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Year : 2008  |  Volume : 20  |  Issue : 3  |  Page : 110-112 Table of Contents   

Paramedian bilateral lip pits with sinuses (Van der Woude syndrome)

Department of Oral Medicine and Radiology, Saveetha Dental College and Hospitals, Saveetha University, Chennai, Tamil Nadu, India

Date of Web Publication16-Jun-2009

Correspondence Address:
Thirupambaram Natarajasundaram Uma Maheswari
Saveetha Dental College and Hospitals, Saveetha University, Chennai, Tamil Nadu
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Source of Support: None, Conflict of Interest: None

DOI: 10.4103/0972-1363.52778

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Genes the basic units of heredity, contain blue prints for human growth and development. A change or alteration in a single gene on chromosome number causes one Van der Woude syndrome (VWS). Features of VWS include lip pits on the lower lip, cleft palate alone or with cleft lip in some cases, missing teeth, syngnathia and ankyloglossia. The features of VWS are discussed along with two clinical case presentations. Bilateral lip pits with sinuses, surgically corrected cleft lip, cleft palate and few missing teeth were appreciated in both the cases.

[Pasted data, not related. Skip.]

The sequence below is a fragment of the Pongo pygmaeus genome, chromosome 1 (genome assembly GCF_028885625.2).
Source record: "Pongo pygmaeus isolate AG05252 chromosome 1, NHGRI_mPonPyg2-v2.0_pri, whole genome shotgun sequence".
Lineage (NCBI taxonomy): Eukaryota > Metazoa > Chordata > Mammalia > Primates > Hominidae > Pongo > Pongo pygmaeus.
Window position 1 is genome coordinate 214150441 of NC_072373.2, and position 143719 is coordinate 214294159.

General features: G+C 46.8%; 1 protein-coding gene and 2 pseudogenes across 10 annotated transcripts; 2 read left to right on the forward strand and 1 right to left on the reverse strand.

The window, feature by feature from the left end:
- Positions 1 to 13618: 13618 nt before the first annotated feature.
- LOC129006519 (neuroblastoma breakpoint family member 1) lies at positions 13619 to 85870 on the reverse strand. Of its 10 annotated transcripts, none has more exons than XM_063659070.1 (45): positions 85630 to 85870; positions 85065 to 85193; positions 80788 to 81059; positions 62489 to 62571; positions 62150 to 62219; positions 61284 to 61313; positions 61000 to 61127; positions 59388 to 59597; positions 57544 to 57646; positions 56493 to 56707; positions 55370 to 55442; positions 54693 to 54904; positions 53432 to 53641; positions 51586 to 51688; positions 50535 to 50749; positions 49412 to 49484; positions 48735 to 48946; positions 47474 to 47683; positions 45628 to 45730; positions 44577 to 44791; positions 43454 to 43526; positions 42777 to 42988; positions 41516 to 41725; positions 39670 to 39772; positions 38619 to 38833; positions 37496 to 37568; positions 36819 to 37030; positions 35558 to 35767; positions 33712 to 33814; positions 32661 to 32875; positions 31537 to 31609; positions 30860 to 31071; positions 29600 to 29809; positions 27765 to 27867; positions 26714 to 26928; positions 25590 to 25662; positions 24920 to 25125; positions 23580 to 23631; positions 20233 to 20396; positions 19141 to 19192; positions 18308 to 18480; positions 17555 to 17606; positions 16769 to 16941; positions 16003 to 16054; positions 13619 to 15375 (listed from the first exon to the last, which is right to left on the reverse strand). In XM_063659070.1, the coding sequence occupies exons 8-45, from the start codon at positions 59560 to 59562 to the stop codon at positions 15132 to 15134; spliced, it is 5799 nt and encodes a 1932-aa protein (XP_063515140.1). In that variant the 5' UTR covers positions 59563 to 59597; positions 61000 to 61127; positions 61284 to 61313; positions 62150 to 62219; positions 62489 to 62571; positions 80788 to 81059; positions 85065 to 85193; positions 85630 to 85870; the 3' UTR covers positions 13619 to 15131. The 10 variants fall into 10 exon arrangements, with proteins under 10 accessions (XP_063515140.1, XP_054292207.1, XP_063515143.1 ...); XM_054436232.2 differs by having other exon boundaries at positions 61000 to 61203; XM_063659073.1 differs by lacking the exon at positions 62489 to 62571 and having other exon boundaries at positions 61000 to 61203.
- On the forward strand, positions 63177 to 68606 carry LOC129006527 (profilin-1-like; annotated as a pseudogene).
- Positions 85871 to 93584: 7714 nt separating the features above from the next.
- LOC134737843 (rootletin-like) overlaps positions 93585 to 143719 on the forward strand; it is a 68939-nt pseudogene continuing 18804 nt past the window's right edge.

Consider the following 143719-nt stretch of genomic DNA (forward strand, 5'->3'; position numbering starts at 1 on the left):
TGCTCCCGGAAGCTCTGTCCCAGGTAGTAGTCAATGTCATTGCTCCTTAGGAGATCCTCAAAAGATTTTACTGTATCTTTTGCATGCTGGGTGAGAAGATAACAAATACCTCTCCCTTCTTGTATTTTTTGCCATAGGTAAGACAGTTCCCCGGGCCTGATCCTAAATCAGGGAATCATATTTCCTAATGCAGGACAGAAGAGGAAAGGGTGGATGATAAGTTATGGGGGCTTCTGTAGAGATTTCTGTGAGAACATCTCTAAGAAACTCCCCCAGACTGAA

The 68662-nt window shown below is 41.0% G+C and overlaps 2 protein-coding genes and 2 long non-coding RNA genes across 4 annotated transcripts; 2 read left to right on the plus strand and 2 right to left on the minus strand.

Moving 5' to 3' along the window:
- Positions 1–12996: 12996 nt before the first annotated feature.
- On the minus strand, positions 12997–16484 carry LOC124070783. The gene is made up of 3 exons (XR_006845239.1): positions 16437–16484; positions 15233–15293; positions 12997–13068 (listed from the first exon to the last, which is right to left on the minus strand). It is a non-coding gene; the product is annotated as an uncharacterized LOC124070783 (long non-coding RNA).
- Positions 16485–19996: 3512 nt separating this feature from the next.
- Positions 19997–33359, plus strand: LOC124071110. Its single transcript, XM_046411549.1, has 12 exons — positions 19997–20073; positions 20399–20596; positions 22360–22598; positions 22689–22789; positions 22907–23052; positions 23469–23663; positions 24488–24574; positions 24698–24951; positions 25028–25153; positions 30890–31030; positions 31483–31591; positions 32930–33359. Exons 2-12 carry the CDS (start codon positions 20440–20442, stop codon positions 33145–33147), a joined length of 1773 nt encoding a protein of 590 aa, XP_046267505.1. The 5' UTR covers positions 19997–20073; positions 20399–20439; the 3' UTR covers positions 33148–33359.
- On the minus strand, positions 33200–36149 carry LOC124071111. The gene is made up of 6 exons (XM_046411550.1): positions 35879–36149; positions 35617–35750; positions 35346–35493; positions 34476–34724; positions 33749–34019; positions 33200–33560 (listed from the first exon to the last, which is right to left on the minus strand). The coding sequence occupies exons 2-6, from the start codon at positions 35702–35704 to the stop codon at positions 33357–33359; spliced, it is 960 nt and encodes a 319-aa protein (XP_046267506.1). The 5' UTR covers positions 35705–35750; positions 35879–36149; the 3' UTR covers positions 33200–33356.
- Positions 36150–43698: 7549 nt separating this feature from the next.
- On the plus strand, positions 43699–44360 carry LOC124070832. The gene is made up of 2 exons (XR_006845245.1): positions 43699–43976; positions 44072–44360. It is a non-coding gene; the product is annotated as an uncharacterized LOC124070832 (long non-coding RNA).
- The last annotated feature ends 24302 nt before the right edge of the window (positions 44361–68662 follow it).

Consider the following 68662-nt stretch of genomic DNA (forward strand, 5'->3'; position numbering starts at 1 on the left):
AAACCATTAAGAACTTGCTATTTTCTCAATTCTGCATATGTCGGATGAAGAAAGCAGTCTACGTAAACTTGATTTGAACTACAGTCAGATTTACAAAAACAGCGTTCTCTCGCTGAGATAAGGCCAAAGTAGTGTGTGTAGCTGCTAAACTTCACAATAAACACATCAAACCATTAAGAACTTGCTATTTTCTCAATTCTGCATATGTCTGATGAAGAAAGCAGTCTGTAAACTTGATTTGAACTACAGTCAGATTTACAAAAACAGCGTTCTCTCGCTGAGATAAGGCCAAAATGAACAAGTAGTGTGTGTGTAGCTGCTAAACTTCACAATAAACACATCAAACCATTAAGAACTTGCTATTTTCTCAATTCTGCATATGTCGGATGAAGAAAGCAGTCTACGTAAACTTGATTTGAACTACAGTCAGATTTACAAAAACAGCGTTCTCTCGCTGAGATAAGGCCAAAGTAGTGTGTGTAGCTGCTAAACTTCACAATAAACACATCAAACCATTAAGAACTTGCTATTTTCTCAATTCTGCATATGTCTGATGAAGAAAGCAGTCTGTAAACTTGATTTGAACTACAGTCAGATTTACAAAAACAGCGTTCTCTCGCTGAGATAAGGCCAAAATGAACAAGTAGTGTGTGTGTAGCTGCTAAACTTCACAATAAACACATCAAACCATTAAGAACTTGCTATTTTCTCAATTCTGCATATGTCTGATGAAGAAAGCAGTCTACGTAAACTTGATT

Keywords: Cleft lip, cleft palate, lip pits and Van der Woude syndrome

How to cite this article:
Uma Maheswari TN, Maragathavalli G, Gnanasundaram N. Paramedian bilateral lip pits with sinuses (Van der Woude syndrome). J Indian Acad Oral Med Radiol 2008;20:110-2

How to cite this URL:
Uma Maheswari TN, Maragathavalli G, Gnanasundaram N. Paramedian bilateral lip pits with sinuses (Van der Woude syndrome). J Indian Acad Oral Med Radiol [serial online] 2008 [cited 2023 Feb 7];20:110-2. Available from: http://www.jiaomr.in/text.asp?2008/20/3/110/52778